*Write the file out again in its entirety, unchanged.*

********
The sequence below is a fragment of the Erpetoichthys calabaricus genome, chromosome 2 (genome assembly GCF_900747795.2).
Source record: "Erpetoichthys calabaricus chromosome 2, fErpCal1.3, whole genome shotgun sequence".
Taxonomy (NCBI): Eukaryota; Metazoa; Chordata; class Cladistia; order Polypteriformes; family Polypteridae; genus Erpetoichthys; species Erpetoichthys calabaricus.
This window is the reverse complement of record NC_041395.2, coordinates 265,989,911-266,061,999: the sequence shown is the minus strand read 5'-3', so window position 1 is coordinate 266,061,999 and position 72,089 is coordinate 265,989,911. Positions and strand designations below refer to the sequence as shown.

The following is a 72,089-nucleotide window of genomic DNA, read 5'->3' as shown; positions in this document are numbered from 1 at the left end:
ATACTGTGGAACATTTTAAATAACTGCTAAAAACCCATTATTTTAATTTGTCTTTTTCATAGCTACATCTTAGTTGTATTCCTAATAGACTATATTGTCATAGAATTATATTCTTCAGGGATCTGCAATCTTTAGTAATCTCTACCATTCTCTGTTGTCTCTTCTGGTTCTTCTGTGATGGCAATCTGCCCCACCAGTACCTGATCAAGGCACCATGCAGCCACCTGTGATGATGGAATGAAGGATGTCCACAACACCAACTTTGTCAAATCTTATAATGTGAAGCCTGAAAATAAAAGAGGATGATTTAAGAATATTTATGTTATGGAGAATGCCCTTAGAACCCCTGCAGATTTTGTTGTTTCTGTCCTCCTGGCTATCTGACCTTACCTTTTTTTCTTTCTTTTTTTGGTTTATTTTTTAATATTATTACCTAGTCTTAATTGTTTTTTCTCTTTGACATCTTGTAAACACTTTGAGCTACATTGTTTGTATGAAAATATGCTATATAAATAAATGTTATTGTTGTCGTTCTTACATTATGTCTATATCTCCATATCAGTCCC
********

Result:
The sequence below is a fragment of the Erpetoichthys calabaricus genome, chromosome 2 (genome assembly GCF_900747795.2).
Source record: "Erpetoichthys calabaricus chromosome 2, fErpCal1.3, whole genome shotgun sequence".
Taxonomy (NCBI): Eukaryota; Metazoa; Chordata; class Cladistia; order Polypteriformes; family Polypteridae; genus Erpetoichthys; species Erpetoichthys calabaricus.
This window is the reverse complement of record NC_041395.2, coordinates 265,989,911-266,061,999: the sequence shown is the minus strand read 5'-3', so window position 1 is coordinate 266,061,999 and position 72,089 is coordinate 265,989,911. Positions and strand designations below refer to the sequence as shown.

The following is a 72,089-nucleotide window of genomic DNA, read 5'->3' as shown; positions in this document are numbered from 1 at the left end:
ATACTGTGGAACATTTTAAATAACTGCTAAAAACCCATTATTTTAATTTGTCTTTTTCATAGCTACATCTTAGTTGTATTCCTAATAGACTATATTGTCATAGAATTATATTCTTCAGGGATCTGCAATCTTTAGTAATCTCTACCATTCTCTGTTGTCTCTTCTGGTTCTTCTGTGATGGCAATCTGCCCCACCAGTACCTGATCAAGGCACCATGCAGCCACCTGTGATGATGGAATGAAGGATGTCCACAACACCAACTTTGTCAAATCTTATAATGTGAAGCCTGAAAATAAAAGAGGATGATTTAAGAATATTTATGTTATGGAGAATGCCCTTAGAACCCCTGCAGATTTTGTTGTTTCTGTCCTCCTGGCTATCTGACCTTACCTTTTTTTCTTTCTTTTTTTGGTTTATTTTTTAATATTATTACCTAGTCTTAATTGTTTTTTCTCTTTGACATCTTGTAAACACTTTGAGCTACATTGTTTGTATGAAAATATGCTATATAAATAAATGTTATTGTTGTCGTTCTTACATTATGTCTATATCTCCATATCAGTCCC